Upclosed staff | Mar 18, 2018

Socrates And His Thoughts on Technology

A former Facebook executive is not happy with the side-effects of Facebook and social media in general. He believes it is "destroying how society works."

In an interview at Stanford's School of Business, Chamath Palihapitiya, the former Facebook VP of user growth, said with tremendous guilt, 

The short-term, dopamine-driven feedback loops that we have created are destroying how society works. No civil discourse. No cooperation. Misinformation. Mistruth. And it's not an American problem. This is not about Russian ads. This is a global problem. So we are in a really bad state of affairs right now, in my opinion.

He went on to say that his children "aren’t allowed to use that shit." 

"(...) the parent or inventor of an art is not always the best judge of the utility or inutility of his own inventions to the users of them. (...) for this discovery of yours will create forgetfulness in the learners' souls because they will not use their memories; they will trust to the external written characters and not remember of themselves. The specific which you have discovered is an aid not to memory, but to reminiscence, and you give your disciples not truth, but only the semblance of truth; they will be hearers of many things and will have learned nothing; they will appear to be omniscient and will generally know nothing; they will be tiresome company, having the show of wisdom without the reality." This was said by Socrates to Phaedrus, in Plato's Phaedrus (370 BC). In his trademark Socratic method, he was talking about the invention of technology to print books.

Socrates' primary concern was the nonhuman nature of books, in that it allows for a faceless communication between teachers and students. A student is an individual; and Socrates believed, generic books cannot replace the inter-personal engagement between the master and the student.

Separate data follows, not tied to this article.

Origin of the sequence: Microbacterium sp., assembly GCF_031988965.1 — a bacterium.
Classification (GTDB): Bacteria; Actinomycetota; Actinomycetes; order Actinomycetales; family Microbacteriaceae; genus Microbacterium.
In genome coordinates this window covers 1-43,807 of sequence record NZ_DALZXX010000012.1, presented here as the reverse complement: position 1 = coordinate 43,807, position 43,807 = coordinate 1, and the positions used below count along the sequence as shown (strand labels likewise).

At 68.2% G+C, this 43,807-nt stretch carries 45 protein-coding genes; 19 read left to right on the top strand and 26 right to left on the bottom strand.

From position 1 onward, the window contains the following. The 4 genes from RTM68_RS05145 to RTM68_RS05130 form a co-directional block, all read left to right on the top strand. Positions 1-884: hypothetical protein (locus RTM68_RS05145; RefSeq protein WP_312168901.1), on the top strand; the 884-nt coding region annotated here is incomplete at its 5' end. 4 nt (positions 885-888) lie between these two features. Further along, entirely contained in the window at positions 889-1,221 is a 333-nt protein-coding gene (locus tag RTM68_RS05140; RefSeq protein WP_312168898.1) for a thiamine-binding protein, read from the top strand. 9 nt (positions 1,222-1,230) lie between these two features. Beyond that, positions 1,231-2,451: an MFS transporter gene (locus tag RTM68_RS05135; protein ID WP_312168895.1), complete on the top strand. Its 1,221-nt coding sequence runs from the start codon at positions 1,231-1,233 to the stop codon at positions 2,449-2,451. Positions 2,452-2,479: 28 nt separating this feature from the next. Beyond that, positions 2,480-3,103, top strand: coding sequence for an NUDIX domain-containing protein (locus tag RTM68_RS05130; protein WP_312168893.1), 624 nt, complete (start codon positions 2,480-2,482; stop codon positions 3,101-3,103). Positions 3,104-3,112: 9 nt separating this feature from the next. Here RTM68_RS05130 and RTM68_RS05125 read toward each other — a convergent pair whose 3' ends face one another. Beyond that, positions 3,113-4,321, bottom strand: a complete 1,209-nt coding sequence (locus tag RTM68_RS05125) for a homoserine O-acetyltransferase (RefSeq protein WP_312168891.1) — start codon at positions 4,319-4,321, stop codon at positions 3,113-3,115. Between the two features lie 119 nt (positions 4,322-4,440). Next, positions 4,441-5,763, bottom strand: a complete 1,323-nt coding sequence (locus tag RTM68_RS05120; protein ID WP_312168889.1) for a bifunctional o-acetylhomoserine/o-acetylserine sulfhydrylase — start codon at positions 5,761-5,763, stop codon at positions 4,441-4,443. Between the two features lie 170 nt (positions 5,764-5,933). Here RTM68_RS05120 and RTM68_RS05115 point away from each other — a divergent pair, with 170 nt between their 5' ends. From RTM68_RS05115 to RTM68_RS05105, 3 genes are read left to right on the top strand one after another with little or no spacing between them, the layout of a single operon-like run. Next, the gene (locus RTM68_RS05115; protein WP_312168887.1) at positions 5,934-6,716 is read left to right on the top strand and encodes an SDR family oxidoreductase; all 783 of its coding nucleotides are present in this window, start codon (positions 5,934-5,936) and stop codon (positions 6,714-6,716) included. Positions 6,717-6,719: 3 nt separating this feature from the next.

One could imagine him saying that about the Internet, which was invented hundreds of years after his death. The rapid advancement of technology has changed our relationship with space, time, and people. Facebook is making us narcissistic. Fake news spreads like wildfire on Twitter. Google effect has made us lazy. Political discourses on Reddit and 4chan are influencing the political climate of America. Texting has made us impatient. 

Was Socrates right? Noam Chomsky seems to agree with him. 

On technology, Chomsky says,

It's kinda like a hammer... the hammer doesn't care whether you use it to build a house or a torturer uses it to crush somebody's skull... same with modern technology like the internet. The internet is extremely valuable if you know what you're looking for." He continues, "If you don't have [an idea what you're looking for], exploring the internet is just picking out random factoids that don't mean anything.

There's no denying that technology has made lives better, but it comes at a cost. Artificial intelligence and machine learning will bring us many advantages, and also swallow many jobs while obliterating traditional human values. Free online education will continue to make us smarter. But recent onslaught of technology on society's well-being is forcing us to rethink our relationship with technology. The real challenge is not the technology itself, but how we choose to use it. How much technology do we need? How fast is fast enough? What do we really need that will advance societies? A Socratic dialog about technology and innovation may help us get back on the track and reclaim our sanity. If we can create robots and the social networks of the world, we can also modulate its use. 

Chamath Palihapitiya in interview with CNBC (Dec. 2017)

 

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